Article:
Mary Ellen Mark

(Philadelphia, Pennsylvania, 1940 - 2015, New York, New York)

Tiny blowing a bubble, Seattle

From the series "Streetwise"

1983 (printed 2004)

Selenium toned gelatin silver print

8 3/4 x 13 in. (22.4 x 33.0 cm)

Collection of the Akron Art Museum

Knight Purchase Fund for Photographic Media


More Information

In 1983, Mary Ellen Mark was sent by LIFE magazine to photograph street kids in Seattle. There, she met thirteen-year-old prostitute Erin “Tiny” Blackwell. Tiny became one of the central subjects not only of Mark’s photographs, but also of the documentary film Streetwise which followed in 1984. Mark has unflinchingly documented Tiny’s life for nearly three decades, illustrating her struggles with poverty, substance abuse, and abusive partners and family, but also capturing moments of joy and intimacy. “(Prostitution) is just a phase she’s going through right now. I can’t stop her from doing this. She’s just going to do it anyway.” –Tiny’s mother, Pat (from the transcript of the 1984 documentary film Streetwise, by Martin Bell) Tiny, who earned her nickname by being, in her words, “exceptionally small”, began earning her living through prostitution at age thirteen. It was in that year that Mary Ellen Mark first met her, as she was exiting a taxicab on her way to a Seattle discotheque. Mark recalls that Tiny and her friend, who was only eleven, were wearing “tight sweaters, tight jeans, and lots of make-up… like little girls playing dress-up”.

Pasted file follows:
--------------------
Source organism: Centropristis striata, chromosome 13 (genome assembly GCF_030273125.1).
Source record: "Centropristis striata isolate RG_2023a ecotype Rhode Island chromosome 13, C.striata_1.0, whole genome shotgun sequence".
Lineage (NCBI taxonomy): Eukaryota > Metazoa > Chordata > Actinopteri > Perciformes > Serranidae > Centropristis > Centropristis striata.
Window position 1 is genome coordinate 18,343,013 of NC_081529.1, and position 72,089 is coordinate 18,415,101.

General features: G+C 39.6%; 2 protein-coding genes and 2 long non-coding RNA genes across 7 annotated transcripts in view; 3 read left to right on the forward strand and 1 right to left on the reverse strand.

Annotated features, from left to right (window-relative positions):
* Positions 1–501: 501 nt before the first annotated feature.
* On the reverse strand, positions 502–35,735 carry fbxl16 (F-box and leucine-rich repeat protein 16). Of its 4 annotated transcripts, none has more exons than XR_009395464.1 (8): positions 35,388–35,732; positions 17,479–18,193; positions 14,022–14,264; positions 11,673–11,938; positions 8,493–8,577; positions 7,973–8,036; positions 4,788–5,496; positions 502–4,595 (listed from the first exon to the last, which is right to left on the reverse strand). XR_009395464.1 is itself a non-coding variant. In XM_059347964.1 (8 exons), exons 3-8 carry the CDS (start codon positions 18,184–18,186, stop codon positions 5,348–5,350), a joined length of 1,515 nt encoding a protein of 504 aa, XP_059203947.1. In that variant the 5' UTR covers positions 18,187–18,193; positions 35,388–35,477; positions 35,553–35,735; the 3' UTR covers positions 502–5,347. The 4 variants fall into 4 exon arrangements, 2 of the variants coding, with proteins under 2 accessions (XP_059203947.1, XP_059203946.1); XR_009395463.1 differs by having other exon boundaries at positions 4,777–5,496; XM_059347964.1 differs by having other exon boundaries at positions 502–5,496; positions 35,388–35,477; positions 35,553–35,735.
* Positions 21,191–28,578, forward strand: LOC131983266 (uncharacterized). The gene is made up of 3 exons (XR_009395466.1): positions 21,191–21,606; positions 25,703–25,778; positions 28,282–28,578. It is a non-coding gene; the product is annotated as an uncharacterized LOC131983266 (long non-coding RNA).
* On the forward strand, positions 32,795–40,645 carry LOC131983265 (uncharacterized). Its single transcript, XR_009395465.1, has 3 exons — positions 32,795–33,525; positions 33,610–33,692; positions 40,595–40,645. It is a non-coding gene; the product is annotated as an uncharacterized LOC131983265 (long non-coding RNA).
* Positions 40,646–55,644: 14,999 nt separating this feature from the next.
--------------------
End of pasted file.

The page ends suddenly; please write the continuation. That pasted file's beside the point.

Contemporary Art
Social Class
Black and White
Gelatin Silver